Pelosi and “The Great Slackening”

Wednesday, November 22nd, 2006 1:22 pm by Neal
Alcee L. Hastings — Impeached Judge. Proud Florida Congressman. Pelosi and CBC hero.

Before the election, we agreed with HR (see “The Perils of Representation”) on the likelihood that radical, way-out-of-the-mainstream leftists from entrenched, minority districts were positioned to take key House committee leads. Specifically, John Conyers, Charlie Rangel, and most alarmingly, Alcee Hastings were discussed.

Now that the Democrats have taken the House in the elections, we’re seeing this prediction come true. However, it’s not all smooth sailing. After all, it’s one thing to be in the minority and whine and obstruct when it doesn’t mean anything, but as soon as a party takes power it actually has to stand for something instead of fighting everything. Be careful what you ask for, and all of that. Today, Rich Lowry addresses the ramifications of Nancy Pelosi sticking with Alcee Hastings in his article, Harman v. Hastings — The Great Slackening begins.”

If Pelosi bumps Harman, the next in line is Hastings. He is not a security threat in the sense that he will start selling secrets to the Russians [No? Impeached for bribery and a rumored $2 million in debt? — ed], but the symbolism of his running an extremely sensitive congressional committee is, at the very least, gross. Liberal editorial boards, the foreign-policy establishment and the moderate Blue Dog Democrats have all endorsed Harman. Pelosi still might feel compelled to choose Hastings because of his important countervailing endorsement — from the Congressional Black Caucus.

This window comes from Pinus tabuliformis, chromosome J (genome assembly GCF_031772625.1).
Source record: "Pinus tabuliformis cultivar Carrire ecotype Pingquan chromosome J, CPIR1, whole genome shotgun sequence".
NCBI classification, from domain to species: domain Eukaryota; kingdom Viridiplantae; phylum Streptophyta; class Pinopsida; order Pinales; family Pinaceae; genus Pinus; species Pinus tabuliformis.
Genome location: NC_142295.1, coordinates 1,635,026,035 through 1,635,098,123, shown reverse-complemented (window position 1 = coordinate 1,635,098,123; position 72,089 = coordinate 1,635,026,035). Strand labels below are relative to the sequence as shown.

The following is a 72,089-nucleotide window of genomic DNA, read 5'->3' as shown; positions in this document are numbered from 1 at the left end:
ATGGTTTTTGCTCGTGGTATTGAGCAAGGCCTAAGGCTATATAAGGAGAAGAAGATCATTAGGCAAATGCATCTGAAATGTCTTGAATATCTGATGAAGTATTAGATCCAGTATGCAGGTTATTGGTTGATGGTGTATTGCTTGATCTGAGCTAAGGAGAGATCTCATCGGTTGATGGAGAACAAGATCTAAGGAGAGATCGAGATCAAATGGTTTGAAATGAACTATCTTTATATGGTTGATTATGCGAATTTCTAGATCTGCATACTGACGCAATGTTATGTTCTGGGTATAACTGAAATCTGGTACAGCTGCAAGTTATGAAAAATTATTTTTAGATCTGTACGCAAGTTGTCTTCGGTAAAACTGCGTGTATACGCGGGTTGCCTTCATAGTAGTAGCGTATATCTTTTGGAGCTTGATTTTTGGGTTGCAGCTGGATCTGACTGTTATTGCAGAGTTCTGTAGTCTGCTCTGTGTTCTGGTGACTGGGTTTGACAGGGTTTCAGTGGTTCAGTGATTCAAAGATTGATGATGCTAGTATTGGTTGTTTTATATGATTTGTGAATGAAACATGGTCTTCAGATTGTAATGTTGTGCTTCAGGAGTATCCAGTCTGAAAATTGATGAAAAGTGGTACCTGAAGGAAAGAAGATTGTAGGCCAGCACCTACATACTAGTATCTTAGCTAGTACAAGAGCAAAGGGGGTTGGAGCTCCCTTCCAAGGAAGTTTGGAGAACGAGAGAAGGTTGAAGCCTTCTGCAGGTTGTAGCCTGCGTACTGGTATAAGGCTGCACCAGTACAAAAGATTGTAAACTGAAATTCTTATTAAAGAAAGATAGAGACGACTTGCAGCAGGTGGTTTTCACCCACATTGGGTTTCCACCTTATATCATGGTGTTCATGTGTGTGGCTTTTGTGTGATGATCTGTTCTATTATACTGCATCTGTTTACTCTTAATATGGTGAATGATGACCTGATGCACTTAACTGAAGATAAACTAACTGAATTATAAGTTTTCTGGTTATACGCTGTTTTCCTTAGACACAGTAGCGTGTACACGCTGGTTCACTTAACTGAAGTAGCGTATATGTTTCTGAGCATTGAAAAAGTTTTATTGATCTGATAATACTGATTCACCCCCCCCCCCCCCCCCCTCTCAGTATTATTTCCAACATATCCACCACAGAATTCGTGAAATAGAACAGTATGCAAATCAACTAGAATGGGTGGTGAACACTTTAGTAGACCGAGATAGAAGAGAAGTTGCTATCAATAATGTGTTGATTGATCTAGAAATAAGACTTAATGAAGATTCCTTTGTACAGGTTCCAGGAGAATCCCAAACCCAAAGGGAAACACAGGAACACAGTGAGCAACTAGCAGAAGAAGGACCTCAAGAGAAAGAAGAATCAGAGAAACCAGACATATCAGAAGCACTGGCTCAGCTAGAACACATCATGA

The CBC would consider it a slight for Hastings not to get the job, but what doesn’t the CBC consider a slight? As a compromise, she might pick a Hispanic congressman, thus pleasing the Congressional Hispanic Caucus. Why didn’t the Democrats tell us a crucial plank of their national-security agenda would be ethnic bean counting on the intelligence committee?

The Harman-Hastings flap is part of The Great Slackening. That is what happens to a reform party sooner or later after it takes control of Congress. In this case, it looks like sooner. Pelosi had barely uttered her pledge to conduct the most ethical Congress ever, before endorsing the Abscam-tainted, earmark-greedy John Murtha for majority leader. Now she might choose an impeached federal judge as her personal pick to run the intelligence committee.

So, why would Pelosi even consider a ticking scandal-bomb like Hastings in the first place? Lowry addresses that as well, and apparently, Pelosi is always game for a good cat fight.

Harman [Rep. Jane Harman, D-California — ed] is a moderate on national security, noted for her expertise. She has a reputation for bipartisan comity and has worked to pull Democrats to the center on defense and intelligence issues. Hastings, on the other hand, is a former federal judge who, thanks to his involvement in a bribery scheme, is one of only seven judges in history to be impeached by the House and removed by the Senate. He is a left-wing Democrat with an undistinguished congressional record who will certainly be a hyperpartisan leader of a traditionally bipartisan committee.

For most people, this wouldn’t seem a tough choice. For Pelosi, it’s not either — she seems dead set against Harman.

According to the Los Angeles Times, Pelosi and Harman once were friends, but now “the two rarely talk.” The relationship might have been soured by their clashing personalities, or parochial California political considerations, or sheer envy. According to the Times’s tally, Harman has been on major Sunday talk shows 18 times during the past two years to Pelosi’s six appearances.


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